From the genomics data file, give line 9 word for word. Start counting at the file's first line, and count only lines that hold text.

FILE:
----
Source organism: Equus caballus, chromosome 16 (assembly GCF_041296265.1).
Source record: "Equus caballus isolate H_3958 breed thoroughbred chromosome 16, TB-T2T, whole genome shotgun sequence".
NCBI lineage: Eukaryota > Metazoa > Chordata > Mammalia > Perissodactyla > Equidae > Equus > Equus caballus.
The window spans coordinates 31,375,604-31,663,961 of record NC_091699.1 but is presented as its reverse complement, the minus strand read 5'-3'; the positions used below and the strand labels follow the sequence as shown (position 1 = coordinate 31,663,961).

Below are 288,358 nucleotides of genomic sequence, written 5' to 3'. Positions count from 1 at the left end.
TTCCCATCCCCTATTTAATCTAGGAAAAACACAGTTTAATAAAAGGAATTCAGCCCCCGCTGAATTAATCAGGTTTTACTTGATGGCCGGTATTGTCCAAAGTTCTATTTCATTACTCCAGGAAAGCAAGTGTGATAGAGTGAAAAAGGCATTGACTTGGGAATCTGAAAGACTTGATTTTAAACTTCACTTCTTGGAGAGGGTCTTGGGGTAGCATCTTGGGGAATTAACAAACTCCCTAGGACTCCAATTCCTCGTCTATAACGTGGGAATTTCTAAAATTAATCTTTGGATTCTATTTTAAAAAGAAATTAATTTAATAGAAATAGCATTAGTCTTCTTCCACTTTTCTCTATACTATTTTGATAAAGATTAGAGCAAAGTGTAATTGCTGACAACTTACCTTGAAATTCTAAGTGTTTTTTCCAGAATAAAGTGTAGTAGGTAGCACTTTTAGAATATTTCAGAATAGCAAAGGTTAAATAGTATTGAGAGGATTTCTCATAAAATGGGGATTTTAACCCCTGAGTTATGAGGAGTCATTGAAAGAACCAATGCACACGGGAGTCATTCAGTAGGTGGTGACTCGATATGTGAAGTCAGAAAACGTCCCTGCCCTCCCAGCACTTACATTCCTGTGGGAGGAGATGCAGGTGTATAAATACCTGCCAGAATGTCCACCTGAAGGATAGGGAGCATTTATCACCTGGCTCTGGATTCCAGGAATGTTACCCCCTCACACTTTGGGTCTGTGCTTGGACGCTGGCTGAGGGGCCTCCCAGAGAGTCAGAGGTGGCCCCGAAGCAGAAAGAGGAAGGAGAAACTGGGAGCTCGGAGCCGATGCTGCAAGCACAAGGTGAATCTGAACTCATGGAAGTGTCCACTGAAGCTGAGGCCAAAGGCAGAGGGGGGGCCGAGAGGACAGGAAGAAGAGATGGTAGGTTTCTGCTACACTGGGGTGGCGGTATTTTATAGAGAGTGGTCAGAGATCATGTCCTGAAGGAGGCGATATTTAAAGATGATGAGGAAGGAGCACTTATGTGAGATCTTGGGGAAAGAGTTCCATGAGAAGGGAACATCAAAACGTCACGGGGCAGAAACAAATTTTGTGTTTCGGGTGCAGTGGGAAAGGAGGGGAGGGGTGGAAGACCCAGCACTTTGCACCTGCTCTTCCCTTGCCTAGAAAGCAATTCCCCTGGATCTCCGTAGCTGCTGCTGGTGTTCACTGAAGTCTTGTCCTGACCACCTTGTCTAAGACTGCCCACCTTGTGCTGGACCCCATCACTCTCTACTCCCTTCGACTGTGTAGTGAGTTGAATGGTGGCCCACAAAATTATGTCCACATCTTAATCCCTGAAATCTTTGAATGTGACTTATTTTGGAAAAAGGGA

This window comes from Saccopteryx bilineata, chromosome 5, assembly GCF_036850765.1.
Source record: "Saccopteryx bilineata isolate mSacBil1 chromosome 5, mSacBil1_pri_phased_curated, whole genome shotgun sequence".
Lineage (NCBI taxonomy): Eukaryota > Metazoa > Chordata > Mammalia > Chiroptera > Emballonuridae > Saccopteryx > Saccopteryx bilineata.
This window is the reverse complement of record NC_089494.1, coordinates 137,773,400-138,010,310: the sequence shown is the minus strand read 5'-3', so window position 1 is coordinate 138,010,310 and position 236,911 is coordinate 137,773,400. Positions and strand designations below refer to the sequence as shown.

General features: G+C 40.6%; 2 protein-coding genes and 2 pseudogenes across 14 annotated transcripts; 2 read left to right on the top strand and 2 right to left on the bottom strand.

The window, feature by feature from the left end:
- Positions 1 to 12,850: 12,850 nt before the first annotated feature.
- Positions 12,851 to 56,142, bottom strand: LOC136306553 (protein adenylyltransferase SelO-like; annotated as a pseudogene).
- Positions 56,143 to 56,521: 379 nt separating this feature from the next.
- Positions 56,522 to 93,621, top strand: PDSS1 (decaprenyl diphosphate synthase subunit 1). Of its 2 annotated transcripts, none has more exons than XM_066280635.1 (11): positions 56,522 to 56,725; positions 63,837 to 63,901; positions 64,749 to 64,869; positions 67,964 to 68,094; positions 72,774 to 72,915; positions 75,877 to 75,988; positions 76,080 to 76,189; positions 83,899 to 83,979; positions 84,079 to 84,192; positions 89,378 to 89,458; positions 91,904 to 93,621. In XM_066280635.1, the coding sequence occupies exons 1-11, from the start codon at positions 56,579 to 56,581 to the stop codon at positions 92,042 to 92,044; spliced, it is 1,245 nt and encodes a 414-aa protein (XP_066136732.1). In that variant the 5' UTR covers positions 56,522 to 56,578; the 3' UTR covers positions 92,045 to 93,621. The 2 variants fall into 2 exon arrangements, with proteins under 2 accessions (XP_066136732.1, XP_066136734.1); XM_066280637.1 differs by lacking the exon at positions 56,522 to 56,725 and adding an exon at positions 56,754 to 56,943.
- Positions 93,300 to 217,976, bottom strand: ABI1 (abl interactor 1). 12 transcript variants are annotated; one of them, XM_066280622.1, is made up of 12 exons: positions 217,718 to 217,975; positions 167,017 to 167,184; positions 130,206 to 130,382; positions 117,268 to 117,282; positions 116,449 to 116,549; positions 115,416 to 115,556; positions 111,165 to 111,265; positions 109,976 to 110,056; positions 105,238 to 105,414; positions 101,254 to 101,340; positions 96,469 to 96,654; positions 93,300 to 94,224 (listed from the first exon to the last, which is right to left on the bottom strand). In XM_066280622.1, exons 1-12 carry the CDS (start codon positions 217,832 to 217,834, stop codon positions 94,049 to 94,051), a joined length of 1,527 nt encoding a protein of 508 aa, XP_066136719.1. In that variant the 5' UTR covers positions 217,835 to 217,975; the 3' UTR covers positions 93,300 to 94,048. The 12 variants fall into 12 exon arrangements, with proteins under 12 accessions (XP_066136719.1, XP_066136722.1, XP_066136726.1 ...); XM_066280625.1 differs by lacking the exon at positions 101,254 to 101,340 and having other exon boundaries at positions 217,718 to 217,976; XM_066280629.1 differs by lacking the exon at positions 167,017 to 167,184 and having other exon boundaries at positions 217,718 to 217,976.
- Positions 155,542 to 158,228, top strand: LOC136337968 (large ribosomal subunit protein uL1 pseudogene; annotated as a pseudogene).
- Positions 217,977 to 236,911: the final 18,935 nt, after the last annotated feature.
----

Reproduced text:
Lineage (NCBI taxonomy): Eukaryota > Metazoa > Chordata > Mammalia > Chiroptera > Emballonuridae > Saccopteryx > Saccopteryx bilineata.